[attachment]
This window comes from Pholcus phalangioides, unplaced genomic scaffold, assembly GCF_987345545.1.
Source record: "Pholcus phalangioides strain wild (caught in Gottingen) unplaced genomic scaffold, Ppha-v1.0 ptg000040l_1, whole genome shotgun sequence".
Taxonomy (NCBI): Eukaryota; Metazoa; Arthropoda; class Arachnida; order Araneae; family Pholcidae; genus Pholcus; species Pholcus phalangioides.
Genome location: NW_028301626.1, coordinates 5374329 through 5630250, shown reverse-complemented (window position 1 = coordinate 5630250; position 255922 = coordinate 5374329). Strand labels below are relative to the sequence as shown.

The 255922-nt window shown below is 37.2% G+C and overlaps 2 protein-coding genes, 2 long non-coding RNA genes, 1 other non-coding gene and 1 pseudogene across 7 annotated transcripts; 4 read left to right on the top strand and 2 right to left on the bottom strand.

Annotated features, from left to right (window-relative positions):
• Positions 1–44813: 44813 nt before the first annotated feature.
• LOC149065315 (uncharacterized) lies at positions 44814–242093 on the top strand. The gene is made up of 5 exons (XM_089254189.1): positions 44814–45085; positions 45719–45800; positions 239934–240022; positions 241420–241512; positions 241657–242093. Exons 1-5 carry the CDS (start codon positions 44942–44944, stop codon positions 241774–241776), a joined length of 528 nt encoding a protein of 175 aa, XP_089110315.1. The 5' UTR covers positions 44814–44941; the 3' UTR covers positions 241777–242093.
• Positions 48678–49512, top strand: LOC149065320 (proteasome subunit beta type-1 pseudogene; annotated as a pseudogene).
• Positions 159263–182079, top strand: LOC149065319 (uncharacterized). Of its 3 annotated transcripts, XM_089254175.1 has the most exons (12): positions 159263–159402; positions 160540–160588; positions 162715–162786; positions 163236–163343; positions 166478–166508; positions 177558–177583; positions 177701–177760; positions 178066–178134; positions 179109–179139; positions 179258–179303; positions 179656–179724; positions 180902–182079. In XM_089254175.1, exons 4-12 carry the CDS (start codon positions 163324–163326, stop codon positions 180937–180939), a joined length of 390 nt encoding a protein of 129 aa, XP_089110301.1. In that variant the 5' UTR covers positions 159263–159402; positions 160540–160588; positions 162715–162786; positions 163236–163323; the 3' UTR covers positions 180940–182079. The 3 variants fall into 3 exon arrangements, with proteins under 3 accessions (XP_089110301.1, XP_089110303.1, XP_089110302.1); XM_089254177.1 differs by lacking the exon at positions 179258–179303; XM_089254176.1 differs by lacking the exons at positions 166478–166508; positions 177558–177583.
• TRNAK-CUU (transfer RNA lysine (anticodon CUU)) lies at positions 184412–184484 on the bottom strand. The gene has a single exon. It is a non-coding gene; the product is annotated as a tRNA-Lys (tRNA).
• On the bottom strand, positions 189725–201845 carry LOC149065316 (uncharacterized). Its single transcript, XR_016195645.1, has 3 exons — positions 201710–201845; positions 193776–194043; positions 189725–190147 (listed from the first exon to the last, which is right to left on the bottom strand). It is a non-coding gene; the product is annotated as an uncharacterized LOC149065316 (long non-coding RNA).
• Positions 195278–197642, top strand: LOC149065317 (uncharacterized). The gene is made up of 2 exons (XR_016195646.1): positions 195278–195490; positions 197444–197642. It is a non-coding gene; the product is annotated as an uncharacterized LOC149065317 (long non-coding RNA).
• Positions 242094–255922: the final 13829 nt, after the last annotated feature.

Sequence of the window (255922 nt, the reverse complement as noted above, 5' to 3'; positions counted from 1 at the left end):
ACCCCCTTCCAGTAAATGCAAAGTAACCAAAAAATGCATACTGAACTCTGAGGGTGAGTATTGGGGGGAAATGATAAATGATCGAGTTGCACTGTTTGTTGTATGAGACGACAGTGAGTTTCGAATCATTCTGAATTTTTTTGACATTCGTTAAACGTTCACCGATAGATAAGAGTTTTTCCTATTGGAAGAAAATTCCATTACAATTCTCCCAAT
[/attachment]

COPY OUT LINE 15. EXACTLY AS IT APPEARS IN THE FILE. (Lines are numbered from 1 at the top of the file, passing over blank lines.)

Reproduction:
Sequence of the window (255922 nt, the reverse complement as noted above, 5' to 3'; positions counted from 1 at the left end):